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got the below error while trying to connect to sql server 2005 using JDBC connection.

 Error: 17806, Severity: 20, State: 2.
 Logon       SSPI handshake failed with error code 0x8009030c while establishing 
             a connection with integrated security; the connection has been 
             closed. [CLIENT: 127.0.0.1]
 Logon       Error: 18452, Severity: 14, State: 1.
 Logon       Login failed for user ''. The user is not associated with a trusted 
             SQL Server connection. [CLIENT: 127.0.0.1]

MY connection URL:

jdbc:sqlserver://LOCALHOST:1433;DatabaseName=master;integratedSecurity=true
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I have the same problem using the jtds jdbc driver (from one windows machine to another windows machine both on the same domain). I have not yet found a solution. The best advice I've heard so far is "something is wrong with AD". –  Phil Oct 4 '12 at 22:04
    
This error happens 100% of the time if you try to log in the SQL Server with integrated security but your current security context is from another domain (not trusted) or logged locally on the client machine. –  wqw Sep 16 '13 at 14:12

3 Answers 3

I also had this problem, and the cause was simple: my domain user's password had expired, so the credentials had been revoked.

As it happened, I had also left SQL Management Studio open so it generated errors like these every 2-3 minutes until I changed my domain password.

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The key to this issue, for me at least, is the fact that the connection to SQL Server is being made over the loopback interface (127.0.0.1). I had the same symptoms, and found the answer in this blog post.

To summarise: there is a loopback check taking place which causes trusted connections via the loopback adapter to fail. This check can be removed by adding a registry entry as follows:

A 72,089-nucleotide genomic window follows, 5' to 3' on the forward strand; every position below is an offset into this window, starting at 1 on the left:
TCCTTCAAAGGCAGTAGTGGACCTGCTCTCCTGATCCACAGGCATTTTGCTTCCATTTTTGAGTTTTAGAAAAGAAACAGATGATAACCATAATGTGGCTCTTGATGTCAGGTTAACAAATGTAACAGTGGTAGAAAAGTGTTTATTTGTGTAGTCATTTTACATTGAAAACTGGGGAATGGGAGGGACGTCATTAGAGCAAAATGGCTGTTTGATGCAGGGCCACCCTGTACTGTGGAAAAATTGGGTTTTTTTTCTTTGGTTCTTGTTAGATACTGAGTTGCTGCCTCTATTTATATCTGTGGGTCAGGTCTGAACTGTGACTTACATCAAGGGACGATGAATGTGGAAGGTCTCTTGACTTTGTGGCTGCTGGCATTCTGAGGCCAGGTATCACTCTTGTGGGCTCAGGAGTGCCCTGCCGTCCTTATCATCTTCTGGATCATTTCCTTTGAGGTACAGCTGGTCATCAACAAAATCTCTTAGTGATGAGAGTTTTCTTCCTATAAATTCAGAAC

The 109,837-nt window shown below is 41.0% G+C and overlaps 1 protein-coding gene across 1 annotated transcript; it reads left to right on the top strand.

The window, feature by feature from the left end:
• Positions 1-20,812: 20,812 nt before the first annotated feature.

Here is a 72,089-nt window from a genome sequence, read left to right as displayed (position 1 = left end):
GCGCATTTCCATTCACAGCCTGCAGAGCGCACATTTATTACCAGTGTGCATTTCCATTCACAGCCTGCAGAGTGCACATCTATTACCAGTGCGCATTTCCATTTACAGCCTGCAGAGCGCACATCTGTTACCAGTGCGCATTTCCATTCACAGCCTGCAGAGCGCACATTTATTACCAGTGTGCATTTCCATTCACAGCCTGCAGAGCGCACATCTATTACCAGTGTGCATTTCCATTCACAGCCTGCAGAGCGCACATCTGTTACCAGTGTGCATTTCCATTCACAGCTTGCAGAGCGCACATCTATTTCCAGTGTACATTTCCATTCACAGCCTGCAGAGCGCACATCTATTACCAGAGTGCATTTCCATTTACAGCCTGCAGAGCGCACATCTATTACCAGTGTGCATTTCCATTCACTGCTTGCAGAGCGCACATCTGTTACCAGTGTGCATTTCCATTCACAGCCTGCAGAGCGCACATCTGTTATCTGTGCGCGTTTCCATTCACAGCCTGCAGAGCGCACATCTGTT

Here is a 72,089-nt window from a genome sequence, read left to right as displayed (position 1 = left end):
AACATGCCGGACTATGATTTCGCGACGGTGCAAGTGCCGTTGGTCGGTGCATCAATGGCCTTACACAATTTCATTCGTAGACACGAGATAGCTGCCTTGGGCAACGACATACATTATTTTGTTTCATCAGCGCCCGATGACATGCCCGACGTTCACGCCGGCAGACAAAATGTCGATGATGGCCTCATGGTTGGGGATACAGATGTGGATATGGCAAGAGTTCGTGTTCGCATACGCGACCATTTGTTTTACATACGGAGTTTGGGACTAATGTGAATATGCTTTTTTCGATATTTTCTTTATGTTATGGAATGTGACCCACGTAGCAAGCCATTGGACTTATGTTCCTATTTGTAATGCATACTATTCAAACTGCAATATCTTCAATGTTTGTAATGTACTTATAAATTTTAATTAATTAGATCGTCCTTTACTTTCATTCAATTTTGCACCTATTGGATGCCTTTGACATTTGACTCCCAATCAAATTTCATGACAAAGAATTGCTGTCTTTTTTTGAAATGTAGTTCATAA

1. Edit the registry using regedit. (start –> run … Regedit )
  2. Browse to : HKLM\System\CurrentControlSet\Control\LSA
  3. Add a DWORD value called “DisableLoopbackCheck”
  4. Set this value to 1

I rebooted after making this change, just to be sure, but you may find that this is not necessary. After this registry change was effected, I could make trusted connections via the loopback adapter.

Kudos to the Blackhawk Consulting Blog for pointing me in the right direction on this issue.

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1  
I have the same error over the network. So it is not necessarilly due to using 127.0.0.1. –  Ruslan Dec 5 '13 at 17:53
    
Thank you for this answer. I have been trying to fix this for over a month now with out success. Stumbled on this SO post and it fixed my problem. –  divide_byzero Dec 30 '14 at 20:06

Had the same exact message with this 0x8009030c code.

In my case, the user didn't have access to the sql computer from the network and I had a failure audit message indicating that (I think the same message also happens in other cases).

Go to: Local Security Policy -> Security Settings -> Local Policies -> User Rights Assignment -> Access this computer from the network -> add the user

It fixed the problem

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